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Lethbridge Herald Newspaper Archives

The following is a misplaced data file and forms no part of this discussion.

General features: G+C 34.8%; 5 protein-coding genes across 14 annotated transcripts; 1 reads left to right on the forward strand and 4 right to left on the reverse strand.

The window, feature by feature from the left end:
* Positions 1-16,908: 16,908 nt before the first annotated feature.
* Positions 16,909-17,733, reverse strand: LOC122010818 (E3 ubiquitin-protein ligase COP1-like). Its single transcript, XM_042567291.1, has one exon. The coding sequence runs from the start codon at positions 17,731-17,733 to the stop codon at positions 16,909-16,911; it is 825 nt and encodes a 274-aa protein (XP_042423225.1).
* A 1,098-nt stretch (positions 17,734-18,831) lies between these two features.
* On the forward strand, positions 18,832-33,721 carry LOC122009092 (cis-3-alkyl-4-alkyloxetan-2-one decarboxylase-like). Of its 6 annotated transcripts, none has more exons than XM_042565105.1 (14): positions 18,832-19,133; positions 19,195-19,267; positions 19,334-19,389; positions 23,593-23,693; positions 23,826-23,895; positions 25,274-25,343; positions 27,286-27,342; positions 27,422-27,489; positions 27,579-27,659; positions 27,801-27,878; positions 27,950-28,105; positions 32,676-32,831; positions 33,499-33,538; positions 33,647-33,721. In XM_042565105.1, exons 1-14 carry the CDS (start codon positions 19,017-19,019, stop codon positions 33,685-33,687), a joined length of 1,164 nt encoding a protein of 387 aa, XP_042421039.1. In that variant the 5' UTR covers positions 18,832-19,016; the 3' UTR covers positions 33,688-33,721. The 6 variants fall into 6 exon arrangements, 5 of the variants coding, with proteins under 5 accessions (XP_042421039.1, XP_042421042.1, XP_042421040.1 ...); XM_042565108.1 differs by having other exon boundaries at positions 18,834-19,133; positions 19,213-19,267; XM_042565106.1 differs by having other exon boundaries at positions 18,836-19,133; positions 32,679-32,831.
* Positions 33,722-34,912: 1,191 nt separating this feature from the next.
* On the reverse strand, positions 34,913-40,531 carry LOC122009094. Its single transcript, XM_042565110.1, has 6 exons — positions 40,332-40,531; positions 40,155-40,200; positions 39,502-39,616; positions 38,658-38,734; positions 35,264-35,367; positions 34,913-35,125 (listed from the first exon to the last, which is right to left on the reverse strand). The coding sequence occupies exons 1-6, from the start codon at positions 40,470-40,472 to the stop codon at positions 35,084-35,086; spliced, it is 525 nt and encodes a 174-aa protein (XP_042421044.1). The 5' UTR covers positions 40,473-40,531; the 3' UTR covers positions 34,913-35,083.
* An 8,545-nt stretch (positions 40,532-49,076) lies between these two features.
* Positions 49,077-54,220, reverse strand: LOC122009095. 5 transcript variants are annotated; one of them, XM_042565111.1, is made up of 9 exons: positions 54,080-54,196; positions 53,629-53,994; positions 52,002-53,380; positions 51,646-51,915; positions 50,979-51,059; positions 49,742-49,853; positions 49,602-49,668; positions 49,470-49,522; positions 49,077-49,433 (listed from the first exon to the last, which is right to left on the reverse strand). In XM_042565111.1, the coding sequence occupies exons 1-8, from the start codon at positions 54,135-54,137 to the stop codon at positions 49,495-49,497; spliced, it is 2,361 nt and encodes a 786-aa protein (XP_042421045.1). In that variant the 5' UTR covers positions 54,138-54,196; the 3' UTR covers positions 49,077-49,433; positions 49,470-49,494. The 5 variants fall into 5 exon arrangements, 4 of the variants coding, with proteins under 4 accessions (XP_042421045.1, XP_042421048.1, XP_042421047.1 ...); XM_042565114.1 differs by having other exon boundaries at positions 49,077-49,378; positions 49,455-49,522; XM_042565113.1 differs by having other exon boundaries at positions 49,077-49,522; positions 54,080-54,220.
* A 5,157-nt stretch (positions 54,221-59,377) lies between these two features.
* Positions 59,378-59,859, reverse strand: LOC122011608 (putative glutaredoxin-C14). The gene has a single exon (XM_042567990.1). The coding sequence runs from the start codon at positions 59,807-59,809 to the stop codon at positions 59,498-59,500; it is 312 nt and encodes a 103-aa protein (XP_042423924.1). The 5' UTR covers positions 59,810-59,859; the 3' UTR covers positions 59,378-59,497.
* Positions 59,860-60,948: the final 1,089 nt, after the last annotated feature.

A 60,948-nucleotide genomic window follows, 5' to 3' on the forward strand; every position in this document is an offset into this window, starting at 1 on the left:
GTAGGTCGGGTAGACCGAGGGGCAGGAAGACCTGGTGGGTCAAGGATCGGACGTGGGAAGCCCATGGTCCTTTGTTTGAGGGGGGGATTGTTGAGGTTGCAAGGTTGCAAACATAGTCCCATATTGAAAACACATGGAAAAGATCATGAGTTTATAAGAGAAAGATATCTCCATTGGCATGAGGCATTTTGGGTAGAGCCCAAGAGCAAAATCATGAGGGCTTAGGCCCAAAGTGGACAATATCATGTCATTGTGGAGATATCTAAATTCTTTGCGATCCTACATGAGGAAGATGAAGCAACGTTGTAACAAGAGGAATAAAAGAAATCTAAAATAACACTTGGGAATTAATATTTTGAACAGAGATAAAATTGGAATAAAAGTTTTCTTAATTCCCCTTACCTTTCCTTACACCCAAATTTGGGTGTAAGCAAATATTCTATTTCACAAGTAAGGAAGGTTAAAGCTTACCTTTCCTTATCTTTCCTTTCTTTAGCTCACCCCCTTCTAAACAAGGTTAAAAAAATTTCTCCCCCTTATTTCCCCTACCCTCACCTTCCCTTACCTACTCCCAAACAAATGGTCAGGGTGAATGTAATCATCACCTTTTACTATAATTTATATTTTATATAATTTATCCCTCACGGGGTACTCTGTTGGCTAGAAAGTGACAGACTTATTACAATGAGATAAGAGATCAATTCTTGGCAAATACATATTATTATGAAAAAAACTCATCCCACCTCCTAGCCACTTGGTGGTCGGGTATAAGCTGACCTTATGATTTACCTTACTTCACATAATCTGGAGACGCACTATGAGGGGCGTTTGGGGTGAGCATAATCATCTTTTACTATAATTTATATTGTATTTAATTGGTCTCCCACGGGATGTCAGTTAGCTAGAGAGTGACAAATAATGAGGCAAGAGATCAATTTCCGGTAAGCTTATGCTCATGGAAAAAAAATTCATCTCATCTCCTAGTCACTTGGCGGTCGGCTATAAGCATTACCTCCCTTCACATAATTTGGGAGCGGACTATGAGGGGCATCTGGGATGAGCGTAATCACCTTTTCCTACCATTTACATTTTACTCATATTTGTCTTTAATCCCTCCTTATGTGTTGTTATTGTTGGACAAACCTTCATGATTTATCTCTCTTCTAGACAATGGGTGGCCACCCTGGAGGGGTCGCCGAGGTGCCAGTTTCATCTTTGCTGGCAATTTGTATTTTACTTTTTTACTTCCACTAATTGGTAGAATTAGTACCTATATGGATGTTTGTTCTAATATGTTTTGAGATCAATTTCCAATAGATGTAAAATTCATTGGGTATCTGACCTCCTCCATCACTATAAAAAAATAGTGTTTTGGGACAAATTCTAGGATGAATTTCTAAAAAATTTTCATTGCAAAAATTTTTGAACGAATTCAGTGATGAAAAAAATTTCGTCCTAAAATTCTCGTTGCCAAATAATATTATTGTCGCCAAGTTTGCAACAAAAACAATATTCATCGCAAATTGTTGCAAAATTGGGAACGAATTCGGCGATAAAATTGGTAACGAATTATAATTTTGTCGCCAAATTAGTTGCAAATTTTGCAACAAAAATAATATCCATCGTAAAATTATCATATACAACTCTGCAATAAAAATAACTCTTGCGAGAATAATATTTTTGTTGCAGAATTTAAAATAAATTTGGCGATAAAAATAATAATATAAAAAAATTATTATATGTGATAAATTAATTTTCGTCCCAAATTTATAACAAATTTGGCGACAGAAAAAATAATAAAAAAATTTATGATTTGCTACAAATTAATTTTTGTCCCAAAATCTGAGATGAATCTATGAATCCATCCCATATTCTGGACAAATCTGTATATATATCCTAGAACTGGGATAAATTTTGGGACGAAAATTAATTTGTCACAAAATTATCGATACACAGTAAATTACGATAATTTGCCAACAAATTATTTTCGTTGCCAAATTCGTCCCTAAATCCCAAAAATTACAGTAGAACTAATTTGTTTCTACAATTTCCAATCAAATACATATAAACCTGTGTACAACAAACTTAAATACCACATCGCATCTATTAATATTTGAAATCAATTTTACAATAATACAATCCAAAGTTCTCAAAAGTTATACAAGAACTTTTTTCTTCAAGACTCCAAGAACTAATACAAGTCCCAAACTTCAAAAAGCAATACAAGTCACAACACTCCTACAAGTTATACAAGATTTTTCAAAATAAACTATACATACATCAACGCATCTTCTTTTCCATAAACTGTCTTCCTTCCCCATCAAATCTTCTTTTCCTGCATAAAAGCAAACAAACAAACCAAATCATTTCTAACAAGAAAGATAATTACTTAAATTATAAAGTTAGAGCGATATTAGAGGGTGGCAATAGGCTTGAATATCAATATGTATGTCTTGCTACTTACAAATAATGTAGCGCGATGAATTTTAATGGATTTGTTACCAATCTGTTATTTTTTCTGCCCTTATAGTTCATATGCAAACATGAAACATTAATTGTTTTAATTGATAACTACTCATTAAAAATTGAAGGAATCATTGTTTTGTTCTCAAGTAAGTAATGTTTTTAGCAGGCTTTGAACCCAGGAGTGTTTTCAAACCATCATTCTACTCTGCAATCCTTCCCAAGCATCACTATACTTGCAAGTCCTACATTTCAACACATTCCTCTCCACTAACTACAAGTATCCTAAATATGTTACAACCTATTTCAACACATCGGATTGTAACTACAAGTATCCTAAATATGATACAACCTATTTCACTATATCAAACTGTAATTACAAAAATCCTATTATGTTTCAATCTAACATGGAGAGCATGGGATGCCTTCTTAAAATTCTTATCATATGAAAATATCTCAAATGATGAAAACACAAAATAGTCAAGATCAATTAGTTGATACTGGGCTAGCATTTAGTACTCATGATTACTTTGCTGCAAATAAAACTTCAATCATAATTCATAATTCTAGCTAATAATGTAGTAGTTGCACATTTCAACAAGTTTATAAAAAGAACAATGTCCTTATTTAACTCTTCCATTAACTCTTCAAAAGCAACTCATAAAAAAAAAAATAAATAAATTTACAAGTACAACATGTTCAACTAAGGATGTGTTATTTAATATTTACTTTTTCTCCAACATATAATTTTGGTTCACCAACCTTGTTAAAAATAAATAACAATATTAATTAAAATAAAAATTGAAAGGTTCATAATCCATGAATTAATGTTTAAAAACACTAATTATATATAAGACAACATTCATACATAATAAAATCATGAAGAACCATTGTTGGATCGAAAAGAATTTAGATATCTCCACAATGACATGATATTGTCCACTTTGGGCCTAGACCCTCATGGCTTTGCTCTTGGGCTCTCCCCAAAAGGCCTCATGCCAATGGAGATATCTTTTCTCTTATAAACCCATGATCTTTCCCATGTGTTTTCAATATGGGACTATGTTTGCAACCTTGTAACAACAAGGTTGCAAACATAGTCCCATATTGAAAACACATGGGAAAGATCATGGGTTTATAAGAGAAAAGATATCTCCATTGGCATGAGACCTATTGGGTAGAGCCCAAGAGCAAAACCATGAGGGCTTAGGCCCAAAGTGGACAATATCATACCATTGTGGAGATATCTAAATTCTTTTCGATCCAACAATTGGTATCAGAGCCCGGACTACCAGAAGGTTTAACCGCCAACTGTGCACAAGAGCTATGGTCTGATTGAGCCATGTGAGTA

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Lethbridge Herald (Newspaper) - April 15, 1916, Lethbridge, Alberta VOLUME IX, LETHBRIDGE, ALBERTA, SATURDAY, APRIL 15. lf)l(j NUMBER 107 FAHM GlliL IN ENGLAND Sir Max Aitken Tells of Heroic Feats of Alberta Battalion-Pte. Davies of Lethbridge is Honorec Otiawu, April 1.").-Tains of lieio-Jsni. the luiiiul of which liiivc seldom iI' over been chroiilcled in past wars, dlaplays of nerve and daring, larsely !)> the ;ilst Alberta battalion, are I'on-tainod in the luteKt comniunlqiie hy ilie ofllolal oyo-wltnesB, Sir Jlax Alt-ken. One name mentioned very prominently is that of .MaJorJjHly, D.S.O., tlalgary, who is well known nil over the province. Owing to heavy Hhell lire and the Hoftenlng of ground by �winter rains, tho ground was converted into a 'my. James Biakemore has been desirous of volunteering and Sanders also expresses a deslrn to join the ranks. In dealing with the coae, Sherwood Iterchmer, acting for the Crown, took occasion to criticise soveroly the habit of parents allowing their children to run the streets unrestrainocl until they became perverted In their thirst for adventure. Picture shows came In tor severe criticism; Mr. Herch-iner saying there were films being shown In these places that wore ,tending to demoralize growing children, and putting in the heads of boys exaggerdted ideas as to the heroie Oeeds of questionable persons engaged In unquestionably bad business. Judge Thompson also dwelt upon the seeming lack of interest in their offspring by parents who seem to act upon the principle that the state should take th� responBlbility of pro-porly rearing Uielr children. He had noticed this tendency in many western places and especially hero in Fernie and deplored the results, which, in many cases landed children in tho pos-Jtlou now occupied by these young men. Parents, consequently hart to suffer for their neglect of children �whan they are at ii most tender ago, and the ottlcors of tho law hiid to per-foriii most painful, though nocessary duties, because ol the lack of attention to duty by thnae who had assum-od the reaponsIUillty of rearing chlldi ren, After these cases wero disposed of t.omporavlly, the case of the Crown Hgainat Wm, Murdock, charged with asauultlng his niothor-ln-law, Mrs. Mu(iy llowo, was hrought before the court, ACQNTI.N'UICVJ ON PAGK HIGIIT) OPPOSIIN1 ASK FOR TWO IRE COMMISSIONS Make Several Blanket Charges They Want Probed-Are Obstructing Legislature Smart work by .N'olson police, who liad been put wiao by tho local guardians of tlie law, resulted in live year sentences lor Mullen and .Molloy. the two silk burglars who cleaned out the silk goods in the Hill stores here and the Campbell and Anderson store at Taber about a month ago. .Mullen and Molloy were sentenced this week in Nelson, having been sent up-on preliminary hearing about two weeks ago. They go to tlie penitentiary at New Westminster to do tlieir terms. Immediately after the silk burglary here Chief, Hardy sent out warning In all directions, giving a descriptj;c Nelson simullaneously. Some of the silk was sold there, giving Chief l-ong a clue. This was followed up and the pair arrested and held at Bonners Fepry, Idaho. They were brought back to Nelson and a large proportion of the Lethbridge goods were found in their possession. One of the men when arrested tlircw away a telltale gold ring he was wearing, but there was plenty of evidence besides that. The goods recovered is worth $500 it is thought. ~ J. B. Molloy is a New Jorker. In 11110 hetwaa sent up in Vo/icouver tor throe years^6f�'''burBlary. and on his release in IdiS, was depr/rted to New-York. He travelled und/;r a string of allaaes: Harry Galbrai'/i, Albert ber-wln Melvin and .lo^ the Germans into ii trenrli lino weaker llian any they have occupied in I Ilia sector since the itniiulcnburpers got Into I'ort Douau-moiit. Heavy vBombardtnent Paris. .\i>ril !�.-There was no Infantry lighting in the Verdun rogioii last uiglit. French positions lietween .Malancoiirt wood and Hill 304, west of tho .Mcuso, wore subjected to heavy bombardiuont and there wero lively artillery oxoliauges near tho weatern edge of Corhoaux wood. ICaat of tho river an intermittent bombnrdmoni was carried on. iCdmonton, April 1.").-A. F. Carro-thers, manager of the Alberta School : Supply company of this city, against whom a charge was brought for obtaining money on a draft t'orwardeil to a promlhent bond house of Toronto ! to which were attached two fraudulent bonds of the Winnifred and Fried- ; land school districts, was this morning committed for trial by Police Magistrate Primrose. He was released on ball of $1200 on hia own recog-�. nizance, and two sureties of %tiOO each, S. A. G. Barnes and A. L. Gillies going Heeurlty., In Bumming up the i case the magistrate stated that he I could not believe that a man who i was dealing in bonds would nninten-I tionally make a mistake of forward-I ing valueless bonds through a bank. ; and the fact that these bonds were i not returned for about k month was ' conclusive evidence that Carrothers ] was fully aware of the action that | he had taken, which was done for | the purpose of obtaining money which j he was probably badly in need of at that time. s E ON C. N. R AIIONINIH HOUSE Local Member Protests Paralleling Lines-Supports Jlydro-Project in Ontario Kdmonton, Aiiril 14.-That the opposition are still bent on carrying on a campaign of obstruction of public business and adding enormously to the public burden in connection wltli the sitting of the legislature, was evidenced lodoy when they opposed sitting on Saturday and gave notice of two resolutions calling for royal commlBsions which are Interpreted by several of the more experienced members of the house as bringing all the work of the opposition during the j session into ridicule. Dr. Blow gave : notice of a lengthy resolution calling i for a royal commission to investigate : the department of railways, the blan-! ket charges made being a restime of; the speeches made during the sossiun 1 that the McArthur ayatom of railways 1 had been unduly favored, receiving excessive payments on Insufficient inspection and unsatisfactory estimates. Ho suggested a commission of two Judges and an engineer, Premier Slf-ton caused a laugh by asking why he should not have three judges as well as the others. The opinion was expressed that a resolution of censure would have permitted � debate quite as fully as the one moved and would have avoided the placing of the opposition in a ridiculous light before tho country, K. E. Campbell, Rocky ..Mountain, however capped the climax by giving notice of a resolution calling for a royal commission to investigate a charge that the premier, provincial treasurer and minister of municipal affairs and the attorney-general's, department had interfered with llie working of tlie departments and tho ndmlnistratlon of Justice. -No charge was made other than the bald nsaer-tlou made in tlie roBolutlon. While Dr. Blow's resolution occasioned a broad smile, that of Mr. Campbell appealed to the rlslbilltlos of the house, and there was general laughter. When the premier moved for Saturday sitting the throe opposition lead-era, Messrs. Mlchenoi', Twoedle and Iloadley opposed it. The motion carried on a standing vote. Rumors were general In the corridors that the opposition were piqued over the Saturday silting and concocted these resolutions to precipitate do-batoa and prolong Uio aoesion as u meaauro of ravenge, After the flurry the house aeltlort down to committee work. The entire night session was tak^n up with tho corporation luxation bill. The oppoflillon carrloil obalructlvu crltlolsm Ihroughout tho evoiiiuy. .s. ER TROOPS AGAIN Will Order Return of Soldiers Now Chasing Villa-Date Not Set 1 CAUSE Waaliington, April 14.-Secretary i.ansing announced today that he was prepared to treat with General Car-ranza's proposal for the withdrawal of American troops from Mexico. It was added, however, that no immediate withdrawal was In contemplation The United Stales will inform Gen Carranza to tliat effect soon and discuss with him the time and manner of the removal of the troops. Tlie secretary's announcement was taken to moan that inasinucli as the United States expected to withdraw the troops when the Villa chase was ended, some formal arrangement will be made. SEES PERIL IN BRITAIN IN BIG SCARCITY OF SHIPPING ARIILIERY ALIIES CALGARY OFFICER ES OF 1 j Lieut. Frank Lawson, With the Draft of 56th, Fatally In-. jured in Action London, April 12.--R. P. Houston, Unionist, West Toxtoth, Liverpool, declares that the scarcity of shipping is becoming so serious that tho present agitation regarding the price �ot food is likely to yield place to agitation as to whether andlcient food will be ayail-ablo. He esl.imntes that since the beginning of the war J90 ocean gping British vessels of three million tons tons have been lost, "Dotweon a third and a half ot Great Brltalu'a food supply already is coming in neutral ships," Mr, Houston, "if Gorinniiy, by the persistent sinking of every vessel, can frighten neutrals from bringing us cargoes, what then?" Mr. Houston urges compelling neutrals who have not yet made tfte ot Interned German ships to do so. This would be possible by threatening a withdrawal ot the allies' tonnage unless they obey. Mr. Houston ^80 urges tho' reassertion of the "ancient right to capture an enemy-owned cargo, no matter under what flag It is being carried, and suggosts an effort to arrange by diplomacy for the contisou-tlon in noatral waters ot a Gerraaii ship for every ontonto or neutral ship Improperly sunk by tho Uermuns."- London, .\pril 14.-All accounts which have reached here of the recent fighting in which tlie Canadian.^ were Strenuously engaged, agree that tiio Gorimui artillery is reapovisiblo for almost the whole of tho CnnydiMi 0:111 ualti"H. The Canadi.ms movo.i for-V ard to consolida',.e posil.'oii;? wliieli the .springing of mines by certain K'ng-IlKii forces had rondorcil vacant and fur ^i� luiurr were undo.- a perloct flood of shrapnel. There were tew hand to hand conflicts, the battle consisting of tho artillery of one side ranging away in response to tho artillery of the oilier side. This was proceeding on a length of about 1,000 yards so the engagoment was really ot a local character, although It Is many months since, this part of the Held witnessed an artiilory duel ot such a ferocious character. There is no deairo on the part of 'the Canadians who took part 16 minimize tjio deadly work which the German artiilory performed. A nurnber ot German prisoners wero taken, they wero found for tlio most part In the wreck of the ground which the mines had demolished and delivered to the Canadians and that many of their comrades would have remained to bo captured also Instead of retiring if they had not boeu frighteuod ot the treatment whicli they were told was In storo for them at tho hands of tho British. One German told the Canadians lie was terrified at tho thought of being nailed to a barn door. It tieeniB, therefore, that the Germans are in fear of somo such late overtaking them, as undoubtedly was given a Canadian.sBrgeant many months since. Calgary, April m.-I^leut. Frank Lawson, of the oGtli battalion, son of V. J. Lawson, well known Calgary architect, has died of wounds received In action at the front. He was a graduate of .McGill of the year 1014. News to this effect was received by his father this morning. 'V'oaterday .Mr. Lawson was olllcially notified that ills son was wounded. Today camo the news that tho wound had proved fatal. He is the first olllcer of the alith, the main body of .which lias just reached England, to die for his coun-, try. He was witli the draft which i went forward somo time ago. MARKETS May..wheat ................. 114 July vvheat ................. 1145s May gats ..........,........ 43^i IVlay flax............... 184^'2 .---r-r-^- .G KILLEO BY S Dr. C. F. P. Cpnybeare this morning received a letter from C. A. Ma-grath at Ottawa in which 11 was stated that Lieut. Magratli Godwin was instantly kllkid at the front, presumably by a shell. The militia department states that ho was killed on April 4, but iirivate cabios montion the 5th and (ith. His brolher .lohn Godwin was present at the burial,, which took place tlio next day. Ottawa, April 14.-Tliero was an unexpected debate on the Canadian Norlhorn Hallway situation iu the house tonight during tho hour devoted to private bills. The discussion arose during the passage of the two C. .\. U. .N'iagara charter bills which liave so long 1)0011 a bone of contention. Tlioro was no objection to the bills now that the amendment to the railway act has been passed placing the liiial decision as to the construction of now lines in the hands of tlie railway eommisaion, but the bills furnished an opportunity for a debate on th(^ ralhvay problems. \V. A. Buchanan startnd the ball rolling, lie said that in the older parts of Canada where there were fairly generous transportation facilities, a public project like the hydro system should be given llrst place. The C. N. R. was started primarily as a colonization road in. Western Canada, lu tho Lethbridge district, the C. .N'. U. liud many charters but no roads built. Tliere was still a great need for roads in the west and yet tho C. N. 1{. asked for permission to build through well settled portions of Ontario. Hon. Dr. Roid agreed that llierc should not be any more paralleling of roads that could bo helped in Canada. Ho said that the primary mistake of our railway problem was in connection witii tho C. N. R. The C. N, R. was primarily a western road with a terminus nt Port Arthur. When the G. T. 1\ was proposed tlie suggestion was made that the C. N. H. western system with its many branches should bo purchased by it. Tlifn would have prevented duplicnMon in, the west, or they suggested t a line bo built east ot Port Arthur over which all the roads could run. However, tlic G :T. P. was proceeded willi. .Mr. Hucluinen added that tho railway situation might look somowliat bluo, but ho was an optimist. Wlion the war ends and immigration was restored tlie railroads would soon Justify themsolvos. History 8howe The greater part of the ai'lernoou 'and evening was spent on the estimates of llio naval branch. ERMANY WORRIED OVER AM OFMU.S. Doing Considerable Side-Step-..-ping iti Older to Avoid Open Rupture 'vvith U. S. Kiltie Concert WEAa'HEti Hl^h Low ForecBit: Fine and Warm 71 32 The Klltlea will hold their regular Sunday evening concert to-morrovyr, at the Majestic commencing at 9 o'clock. The band will play several selections and Uleuts, Laub and McQowan will sing, while one or two of the men will also furnish pleotlone. A silver collection will be taken. KING CONFERS HONORS London, .\pril 3 3.-The king con-farrod tho Ulstingulshed Service Order at Buckingham palace today on Col. ICemmis Betty, Royal Canadians; (;ol. Wm, Slrason, Army Service; Major Frederick Lister, Royal Canadians and Major Clark Kennedy, 13th battalion. London, April 15,-The correspondent at the Hague of the Exchange Telegraph Company telegraphs as follows: "Considerable perturbation has been caused at the Berlin foreign office by the news received by wireless of American dissatisfaction with the recent German nolo. The chancellor had several conferences with tho American ambassador and also discussed the posElbilities with Count Von Burlan, Austro-Hungarlan foreign minister, who is now in Berlin, Lengthy Instructions were sent to Ambassador Von Bernstorft at Washington, "German officialdom now see,-ns willing to strain every nerve in order to avoid a rupture with the United States, while the presa continues In a most flamboyant way to give advice to President Wilson, publishing vicious articles and cartoons of the president." CVD PROHIBIIS ORTOFPIGIRON London, April 15.-The British gov--ernraent- has iiroclalmed an absoluto prohibition of the export to any destination ail kinds ot pig iron and nearly all kinds of steel. The prohibition on steel applies especially to the variety used by railroads, and ship-build-ing, including rails, sleepers, springs, wheels, axles, tubes, girders, ingots, bar angles and rods and ot plates mpro than an eighth ot an inch in thickness. The exportation of soap containing more than one per cent ot glycerine Is prohibited. BESERTER OF GETS 1 YEARS GERMANY CLAIMS Berlin, April 14, (by wireless to Sayvlllo)-A statement Issued by tho German admiralty tjnder dateof April 13, says that in the month of March 80 trading vessels belonging to  lips-tile countries, with an'aggregate top-naiio ot 207,000 were sunk by German' BUbuuirlnes or minus, . . . . Cpigary, April IB.-Two years in Kdmonton ponitontiary was the sen-'PUce melod otit tliis morning to Frank Harris, a soldier found guilty ot do-aprtlng tho S2nd battalion by Supt. Fitz llbrrignii, of tho mounted police, sitting as a magiatrato. This is tho hoivvlest desbrtion sentence handed out here so tar. "It's a wonder you don't .shoot him" said tho prisoner's counsel to Major. Horrlgau. "I would have him shot it f had tho authority," was tho super-Ihtendenl's answer, U. S. TROOPS PROGRESS ,B1 Paso, T^xtts, April ''H.-Amorl' can troops are In posBesBibn at Par, ral, unconfirmed, advices: to locaUUt-tofests stated today. 7 7 1?7354 51 ;